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Will remain healthy for 20 years more: Dalai Lama on 80th birthday

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Dharamsala: Tibetan spiritual leader the Dalai Lama on Sunday said he would remain healthy at least for 20 years more.

“I will remain healthy at least for 20 years more and this is what doctors told me,” he said in his address on his 80th birthday at the hilltop Tsuglagkhang temple close to his official palace at McLeodganj near here.

The remark by the 80-year-old pontiff, the global face of the Tibetan exile movement, is being seen as a dig at China on not to worry about his successor.8091512041_1fcf541c9b_b

The Nobel laureate has already clarified that he would decide at 90 whether or not he should have a successor and will leave “clear written instructions on the succession”.

The Tibetan system of recognising reincarnation is an authentic mode of investigation based on people’s recollection of their past lives.

Explaining that he was no superhuman, the Dalai Lama, known for his simplicity and typical jovial style, said: “I am just a simple Buddhist monk. I try to do my best all the time. I am 80 years old now and I have lived my entire life practising the knowledge and I will continue to practise it till I am physically able.”

Thousands of Tibetan exiles, foreigners and Indian dignitaries joined in the birthday celebrations here.

Crowds began to assemble since morning at the temple for the birthday celebrations.

“Special prayer sessions were held for the perfect health and long life of our spiritual leader the Dalai Lama,” Tsering Wangchuk, a spokesperson for the Central Tibetan Administration (CTA), told IANS.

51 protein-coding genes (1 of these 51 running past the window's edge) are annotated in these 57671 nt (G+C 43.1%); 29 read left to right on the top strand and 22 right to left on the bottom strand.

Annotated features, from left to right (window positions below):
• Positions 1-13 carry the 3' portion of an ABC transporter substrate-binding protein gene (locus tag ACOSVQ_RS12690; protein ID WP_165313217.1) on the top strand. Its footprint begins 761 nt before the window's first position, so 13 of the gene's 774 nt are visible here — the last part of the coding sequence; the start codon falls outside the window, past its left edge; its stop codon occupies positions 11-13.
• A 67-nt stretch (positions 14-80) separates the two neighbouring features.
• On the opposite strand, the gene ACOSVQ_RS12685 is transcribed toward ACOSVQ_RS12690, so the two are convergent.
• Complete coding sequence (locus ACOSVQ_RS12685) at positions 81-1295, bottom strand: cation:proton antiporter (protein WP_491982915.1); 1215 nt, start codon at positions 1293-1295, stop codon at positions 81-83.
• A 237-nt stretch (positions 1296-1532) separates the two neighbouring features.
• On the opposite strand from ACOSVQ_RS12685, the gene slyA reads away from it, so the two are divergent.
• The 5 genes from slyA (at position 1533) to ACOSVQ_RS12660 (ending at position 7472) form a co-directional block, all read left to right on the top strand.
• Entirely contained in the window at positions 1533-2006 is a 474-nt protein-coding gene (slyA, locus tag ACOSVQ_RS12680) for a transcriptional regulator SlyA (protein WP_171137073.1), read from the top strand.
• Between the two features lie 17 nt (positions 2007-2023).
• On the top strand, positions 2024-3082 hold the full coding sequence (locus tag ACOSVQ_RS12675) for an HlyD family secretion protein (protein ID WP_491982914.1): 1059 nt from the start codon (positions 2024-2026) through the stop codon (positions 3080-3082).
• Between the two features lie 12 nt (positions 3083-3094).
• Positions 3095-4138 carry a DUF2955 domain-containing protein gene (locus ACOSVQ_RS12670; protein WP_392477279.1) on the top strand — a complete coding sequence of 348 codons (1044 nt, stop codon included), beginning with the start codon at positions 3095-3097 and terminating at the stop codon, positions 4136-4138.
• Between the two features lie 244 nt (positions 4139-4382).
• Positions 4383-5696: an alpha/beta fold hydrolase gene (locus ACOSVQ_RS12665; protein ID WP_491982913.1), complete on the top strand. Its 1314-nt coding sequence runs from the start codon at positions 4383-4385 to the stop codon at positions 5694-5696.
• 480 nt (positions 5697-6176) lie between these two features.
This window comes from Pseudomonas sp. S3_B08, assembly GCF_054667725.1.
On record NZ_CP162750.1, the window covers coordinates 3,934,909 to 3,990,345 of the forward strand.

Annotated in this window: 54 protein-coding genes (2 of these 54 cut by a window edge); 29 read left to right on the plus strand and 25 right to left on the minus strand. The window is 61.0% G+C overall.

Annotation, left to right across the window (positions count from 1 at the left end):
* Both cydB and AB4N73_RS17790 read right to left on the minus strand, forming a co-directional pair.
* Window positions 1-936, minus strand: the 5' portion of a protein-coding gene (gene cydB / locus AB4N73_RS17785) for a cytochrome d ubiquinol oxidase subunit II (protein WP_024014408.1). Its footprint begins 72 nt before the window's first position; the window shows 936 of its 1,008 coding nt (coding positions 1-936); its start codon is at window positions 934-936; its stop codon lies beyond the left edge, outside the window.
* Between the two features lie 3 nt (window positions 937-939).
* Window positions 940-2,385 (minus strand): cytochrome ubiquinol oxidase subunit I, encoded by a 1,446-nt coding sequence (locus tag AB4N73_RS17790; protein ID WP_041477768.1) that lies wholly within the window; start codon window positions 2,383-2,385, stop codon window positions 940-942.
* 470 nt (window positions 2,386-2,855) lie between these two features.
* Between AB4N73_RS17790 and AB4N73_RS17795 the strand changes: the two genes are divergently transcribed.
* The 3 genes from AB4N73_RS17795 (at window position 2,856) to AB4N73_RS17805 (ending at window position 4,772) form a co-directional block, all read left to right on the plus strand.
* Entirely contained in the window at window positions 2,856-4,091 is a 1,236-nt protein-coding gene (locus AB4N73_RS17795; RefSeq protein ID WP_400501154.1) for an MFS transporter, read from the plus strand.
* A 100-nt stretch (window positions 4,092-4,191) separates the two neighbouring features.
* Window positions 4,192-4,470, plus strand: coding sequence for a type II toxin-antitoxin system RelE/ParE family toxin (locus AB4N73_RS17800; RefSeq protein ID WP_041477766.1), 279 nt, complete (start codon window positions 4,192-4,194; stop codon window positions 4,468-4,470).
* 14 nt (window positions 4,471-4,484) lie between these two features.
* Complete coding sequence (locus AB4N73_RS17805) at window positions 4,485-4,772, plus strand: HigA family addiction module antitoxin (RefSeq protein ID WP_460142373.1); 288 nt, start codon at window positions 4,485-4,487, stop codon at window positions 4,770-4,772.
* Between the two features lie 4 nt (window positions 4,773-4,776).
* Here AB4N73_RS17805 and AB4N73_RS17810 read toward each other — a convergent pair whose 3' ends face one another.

The Dalai Lama, revered by the Tibetans as a ‘living god’, attended the prayers.

According to a Tibetan tradition, a person’s 80th anniversary bears special significance and is celebrated as a momentous life milestone.

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Arunachal Pradesh Chief Minister Nabam Tuki, who specially came to attend the celebrations, said: “I hope your life will inspire us to make the world a better place.”

He invited the Nobel Peace laureate to visit his state to bless the people.

Two union ministers, Culture and Tourism Minister Mahesh Sharma, and Minister of State for Home Affairs Kiren Rijiju, who is also from Arunachal Pradesh, attended the ceremony.

“The bond shared by Tibet and India is centuries old. This time-tested relationship is based on culture, mutual trust and affection,” Rijiju said.

A representative from Sikkim Chief Minister Pawan Chamling’s office read out the chief minister’s greeting.

Lobsang Sangay, the democratically elected leader of the Tibetan people, said: “Nobel laureates call Your Holiness as the super laureate. But lesser known are your other contributions. Your Holiness, you are a true democrat. Deeply loved and respected by your people, you have empowered us with democracy and hope.”

The Dalai Lama will be in the US when he turns 80 on July 6, but Sunday was his official birthday, according to the Tibetan lunar calendar.